Published: 2007-10-31 08:26:03
Updated: 2007-10-31 08:26:03
Posted October 31, 2007 8:26 a.m. EDT
By Christopher Ficalora
MIKE MOSS SAYS: Christopher, First off it is worth noting that Typhoons and Hurricanes are the same kinds of storms, the only difference being the names used to describe them in the different ocean basins (typhoon is used for the northwest Pacific, while the eastern Pacific and Atlantic basins use the term hurricane). In either case, we can refer to these storms as tropical cyclones.
I'm not sure if you literally mean the largest tropical cyclone on record in terms of area covered, or if you're really interested in the most intense as measured by central pressure or maximum winds speed, but here is a quick rundown covering some of thoe factors.
Typhoon Tip (Oct 1979) is on record as having the lowest central pressure, at 870 millibars, while for the Atlantic basin Wilma (Oct 2005) holds that honor at 882 mb. Camille (Aug 1969), by comparison, had a minimum pressure of 905 mb.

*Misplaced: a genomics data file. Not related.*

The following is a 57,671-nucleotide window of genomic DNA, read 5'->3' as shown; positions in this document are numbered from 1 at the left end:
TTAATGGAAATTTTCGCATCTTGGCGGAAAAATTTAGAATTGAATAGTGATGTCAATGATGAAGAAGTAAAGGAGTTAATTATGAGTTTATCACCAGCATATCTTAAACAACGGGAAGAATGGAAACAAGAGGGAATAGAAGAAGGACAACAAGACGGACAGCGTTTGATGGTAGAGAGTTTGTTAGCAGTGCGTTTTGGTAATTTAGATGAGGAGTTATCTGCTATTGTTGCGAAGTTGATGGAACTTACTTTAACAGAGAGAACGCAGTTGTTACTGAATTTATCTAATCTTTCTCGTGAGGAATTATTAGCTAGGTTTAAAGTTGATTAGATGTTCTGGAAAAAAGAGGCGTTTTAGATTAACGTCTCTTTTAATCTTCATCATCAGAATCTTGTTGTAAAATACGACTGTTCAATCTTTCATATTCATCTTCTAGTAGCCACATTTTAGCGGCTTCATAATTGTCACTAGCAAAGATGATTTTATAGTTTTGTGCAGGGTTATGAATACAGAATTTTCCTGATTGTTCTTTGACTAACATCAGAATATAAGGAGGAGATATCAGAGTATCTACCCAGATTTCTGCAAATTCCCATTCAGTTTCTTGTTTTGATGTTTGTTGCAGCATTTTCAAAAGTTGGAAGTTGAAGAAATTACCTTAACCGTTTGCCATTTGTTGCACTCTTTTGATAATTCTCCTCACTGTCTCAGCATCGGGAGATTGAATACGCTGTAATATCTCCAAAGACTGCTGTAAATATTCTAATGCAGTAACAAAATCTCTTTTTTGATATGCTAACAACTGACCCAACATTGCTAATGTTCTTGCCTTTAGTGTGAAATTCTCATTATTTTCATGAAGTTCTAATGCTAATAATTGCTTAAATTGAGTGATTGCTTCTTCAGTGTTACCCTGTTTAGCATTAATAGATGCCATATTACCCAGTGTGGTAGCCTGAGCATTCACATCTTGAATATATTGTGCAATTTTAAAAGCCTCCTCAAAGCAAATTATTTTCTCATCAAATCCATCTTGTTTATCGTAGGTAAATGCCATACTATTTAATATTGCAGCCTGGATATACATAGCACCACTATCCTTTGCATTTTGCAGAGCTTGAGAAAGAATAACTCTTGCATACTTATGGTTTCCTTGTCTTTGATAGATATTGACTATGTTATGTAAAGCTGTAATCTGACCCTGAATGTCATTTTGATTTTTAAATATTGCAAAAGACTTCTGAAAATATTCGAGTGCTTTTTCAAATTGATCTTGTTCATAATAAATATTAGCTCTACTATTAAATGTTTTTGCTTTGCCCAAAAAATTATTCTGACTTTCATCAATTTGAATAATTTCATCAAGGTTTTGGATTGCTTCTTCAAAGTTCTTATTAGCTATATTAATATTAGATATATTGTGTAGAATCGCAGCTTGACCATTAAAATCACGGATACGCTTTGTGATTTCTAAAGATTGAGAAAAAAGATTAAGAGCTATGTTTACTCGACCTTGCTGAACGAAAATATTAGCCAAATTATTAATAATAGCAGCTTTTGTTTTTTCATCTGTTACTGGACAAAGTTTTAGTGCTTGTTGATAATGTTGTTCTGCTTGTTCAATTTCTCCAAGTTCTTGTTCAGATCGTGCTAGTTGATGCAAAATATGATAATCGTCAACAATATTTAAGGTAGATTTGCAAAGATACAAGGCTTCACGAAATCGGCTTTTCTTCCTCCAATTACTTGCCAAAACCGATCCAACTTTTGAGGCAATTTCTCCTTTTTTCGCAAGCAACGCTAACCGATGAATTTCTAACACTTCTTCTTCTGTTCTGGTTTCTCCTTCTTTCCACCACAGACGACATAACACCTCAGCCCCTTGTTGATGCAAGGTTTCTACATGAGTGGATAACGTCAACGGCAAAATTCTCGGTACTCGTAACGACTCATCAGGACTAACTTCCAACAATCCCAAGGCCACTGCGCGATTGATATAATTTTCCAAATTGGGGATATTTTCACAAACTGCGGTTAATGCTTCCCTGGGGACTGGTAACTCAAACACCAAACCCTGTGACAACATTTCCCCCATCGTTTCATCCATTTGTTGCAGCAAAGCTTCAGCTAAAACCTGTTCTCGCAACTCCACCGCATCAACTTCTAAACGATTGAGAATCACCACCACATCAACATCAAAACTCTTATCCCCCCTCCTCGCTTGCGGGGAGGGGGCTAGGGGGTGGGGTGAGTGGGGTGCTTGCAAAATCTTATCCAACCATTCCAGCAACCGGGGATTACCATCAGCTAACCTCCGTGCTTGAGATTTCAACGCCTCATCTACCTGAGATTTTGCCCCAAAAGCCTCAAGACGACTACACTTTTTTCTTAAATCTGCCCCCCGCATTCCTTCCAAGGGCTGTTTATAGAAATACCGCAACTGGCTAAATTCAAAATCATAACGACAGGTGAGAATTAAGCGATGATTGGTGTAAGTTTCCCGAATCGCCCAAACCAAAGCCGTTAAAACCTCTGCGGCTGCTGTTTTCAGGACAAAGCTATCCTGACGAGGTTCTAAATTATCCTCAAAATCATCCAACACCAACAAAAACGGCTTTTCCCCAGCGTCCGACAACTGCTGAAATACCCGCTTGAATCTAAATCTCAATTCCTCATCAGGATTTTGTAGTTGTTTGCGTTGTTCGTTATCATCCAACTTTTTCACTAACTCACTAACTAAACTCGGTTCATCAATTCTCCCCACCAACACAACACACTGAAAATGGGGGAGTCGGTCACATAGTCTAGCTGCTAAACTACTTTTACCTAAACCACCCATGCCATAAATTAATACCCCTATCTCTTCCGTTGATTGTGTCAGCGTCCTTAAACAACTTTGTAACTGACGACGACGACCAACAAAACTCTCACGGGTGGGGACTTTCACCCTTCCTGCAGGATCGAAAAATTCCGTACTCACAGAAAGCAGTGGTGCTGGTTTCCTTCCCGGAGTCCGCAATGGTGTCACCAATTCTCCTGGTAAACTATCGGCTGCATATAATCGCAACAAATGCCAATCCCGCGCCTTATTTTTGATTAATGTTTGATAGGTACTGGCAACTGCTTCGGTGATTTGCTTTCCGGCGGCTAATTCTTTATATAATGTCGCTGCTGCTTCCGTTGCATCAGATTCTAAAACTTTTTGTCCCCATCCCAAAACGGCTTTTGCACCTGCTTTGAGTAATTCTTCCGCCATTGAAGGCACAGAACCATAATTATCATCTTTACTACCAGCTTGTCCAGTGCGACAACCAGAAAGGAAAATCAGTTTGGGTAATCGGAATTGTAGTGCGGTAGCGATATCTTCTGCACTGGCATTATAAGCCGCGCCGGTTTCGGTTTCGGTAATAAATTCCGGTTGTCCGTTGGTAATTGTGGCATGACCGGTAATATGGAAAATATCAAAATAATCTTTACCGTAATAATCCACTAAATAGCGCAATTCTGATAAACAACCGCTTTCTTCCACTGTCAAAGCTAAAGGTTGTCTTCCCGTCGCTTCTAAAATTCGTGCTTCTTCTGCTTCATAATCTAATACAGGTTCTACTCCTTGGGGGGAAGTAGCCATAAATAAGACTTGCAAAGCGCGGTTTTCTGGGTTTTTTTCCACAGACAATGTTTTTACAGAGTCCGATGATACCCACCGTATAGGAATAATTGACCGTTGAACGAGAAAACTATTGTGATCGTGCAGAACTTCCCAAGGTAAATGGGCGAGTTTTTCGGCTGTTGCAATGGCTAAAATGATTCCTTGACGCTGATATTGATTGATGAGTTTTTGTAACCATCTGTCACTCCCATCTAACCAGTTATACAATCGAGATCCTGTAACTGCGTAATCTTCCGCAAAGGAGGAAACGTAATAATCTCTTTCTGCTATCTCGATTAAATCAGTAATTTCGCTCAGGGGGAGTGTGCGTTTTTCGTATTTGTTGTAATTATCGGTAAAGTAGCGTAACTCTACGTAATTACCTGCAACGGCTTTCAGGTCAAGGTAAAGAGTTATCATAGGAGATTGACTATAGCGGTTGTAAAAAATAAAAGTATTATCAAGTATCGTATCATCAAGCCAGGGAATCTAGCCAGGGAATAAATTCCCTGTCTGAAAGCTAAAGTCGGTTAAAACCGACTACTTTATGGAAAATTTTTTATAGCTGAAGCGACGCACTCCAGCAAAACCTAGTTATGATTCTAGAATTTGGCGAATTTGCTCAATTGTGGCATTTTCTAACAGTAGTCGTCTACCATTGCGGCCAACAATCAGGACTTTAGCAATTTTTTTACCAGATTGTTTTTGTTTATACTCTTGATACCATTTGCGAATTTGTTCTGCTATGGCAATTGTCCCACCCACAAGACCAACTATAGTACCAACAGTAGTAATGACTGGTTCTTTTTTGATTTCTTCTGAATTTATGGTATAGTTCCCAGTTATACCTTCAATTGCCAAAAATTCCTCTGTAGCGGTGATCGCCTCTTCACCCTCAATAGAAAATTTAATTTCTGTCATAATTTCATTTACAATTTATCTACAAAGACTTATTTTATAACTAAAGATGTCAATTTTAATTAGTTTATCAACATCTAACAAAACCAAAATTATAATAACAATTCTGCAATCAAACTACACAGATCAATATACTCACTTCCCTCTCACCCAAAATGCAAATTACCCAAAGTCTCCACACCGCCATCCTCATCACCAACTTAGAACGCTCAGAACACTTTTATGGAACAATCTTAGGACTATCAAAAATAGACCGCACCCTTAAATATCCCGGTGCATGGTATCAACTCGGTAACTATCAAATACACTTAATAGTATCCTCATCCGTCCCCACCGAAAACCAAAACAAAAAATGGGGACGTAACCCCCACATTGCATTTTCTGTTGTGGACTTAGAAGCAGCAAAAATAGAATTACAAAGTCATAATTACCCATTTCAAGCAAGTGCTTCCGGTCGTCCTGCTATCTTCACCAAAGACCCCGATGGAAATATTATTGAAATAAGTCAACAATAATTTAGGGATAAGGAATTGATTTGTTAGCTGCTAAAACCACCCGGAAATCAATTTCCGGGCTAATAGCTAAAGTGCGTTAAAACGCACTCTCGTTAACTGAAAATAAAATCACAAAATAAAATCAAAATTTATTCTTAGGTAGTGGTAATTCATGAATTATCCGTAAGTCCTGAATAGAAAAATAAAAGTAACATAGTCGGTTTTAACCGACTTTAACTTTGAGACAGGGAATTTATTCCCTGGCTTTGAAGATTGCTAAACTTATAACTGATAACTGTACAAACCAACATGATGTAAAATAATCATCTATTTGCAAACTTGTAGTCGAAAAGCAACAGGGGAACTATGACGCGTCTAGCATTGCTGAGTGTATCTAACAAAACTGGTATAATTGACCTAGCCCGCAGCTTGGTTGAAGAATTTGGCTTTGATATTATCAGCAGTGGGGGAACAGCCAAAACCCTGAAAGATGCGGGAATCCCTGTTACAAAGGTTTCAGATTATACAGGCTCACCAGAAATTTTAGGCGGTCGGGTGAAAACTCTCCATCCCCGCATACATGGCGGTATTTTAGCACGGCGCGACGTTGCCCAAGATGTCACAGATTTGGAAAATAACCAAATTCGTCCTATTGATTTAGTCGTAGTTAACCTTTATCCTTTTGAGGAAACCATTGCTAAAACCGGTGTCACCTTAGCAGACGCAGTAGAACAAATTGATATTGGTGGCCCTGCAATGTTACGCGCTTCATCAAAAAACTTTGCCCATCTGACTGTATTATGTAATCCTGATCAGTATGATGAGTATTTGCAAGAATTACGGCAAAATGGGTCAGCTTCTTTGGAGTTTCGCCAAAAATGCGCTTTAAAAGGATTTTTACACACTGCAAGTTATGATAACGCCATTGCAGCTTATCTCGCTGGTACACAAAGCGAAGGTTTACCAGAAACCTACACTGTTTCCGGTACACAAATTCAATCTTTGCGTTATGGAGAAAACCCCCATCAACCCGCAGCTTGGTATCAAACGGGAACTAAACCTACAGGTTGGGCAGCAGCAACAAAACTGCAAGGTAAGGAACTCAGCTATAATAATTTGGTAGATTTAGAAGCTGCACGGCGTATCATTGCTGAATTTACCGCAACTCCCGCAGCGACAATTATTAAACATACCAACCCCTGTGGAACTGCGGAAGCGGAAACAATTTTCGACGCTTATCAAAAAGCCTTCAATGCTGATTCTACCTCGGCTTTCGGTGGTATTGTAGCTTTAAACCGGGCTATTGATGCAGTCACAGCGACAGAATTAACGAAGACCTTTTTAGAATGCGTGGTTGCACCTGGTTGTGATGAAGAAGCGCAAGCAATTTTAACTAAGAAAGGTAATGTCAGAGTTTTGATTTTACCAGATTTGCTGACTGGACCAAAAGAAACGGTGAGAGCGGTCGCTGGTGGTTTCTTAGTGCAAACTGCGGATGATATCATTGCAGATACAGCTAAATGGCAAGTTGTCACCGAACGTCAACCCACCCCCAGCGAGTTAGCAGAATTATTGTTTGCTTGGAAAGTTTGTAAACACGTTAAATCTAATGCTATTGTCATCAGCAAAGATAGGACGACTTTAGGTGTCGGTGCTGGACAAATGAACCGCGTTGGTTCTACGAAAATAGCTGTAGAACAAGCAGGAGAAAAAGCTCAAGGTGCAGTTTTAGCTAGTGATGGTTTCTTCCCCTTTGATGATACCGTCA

When it comes to maximum sustained winds, there is somewhat more uncertainty in the historical record due to the inherent difficulty in making these measurements, but for now it appears that there is a tie between Typhoon Tip, Camille, and Atlantic Hurricane Allen (Aug 1980) all at around 190 mph. Note that the record books include a Typhoon Nancy (Sep 1961) with max winds 213 mph, but tropical cyclone experts now believe this was an erroneous report.
According to NOAA's Hurricane Research Division, Typhoon Tip takes the top prize for size, based on a radius of sustained tropical storm force winds, which extended to a radius of 675 miles at one point.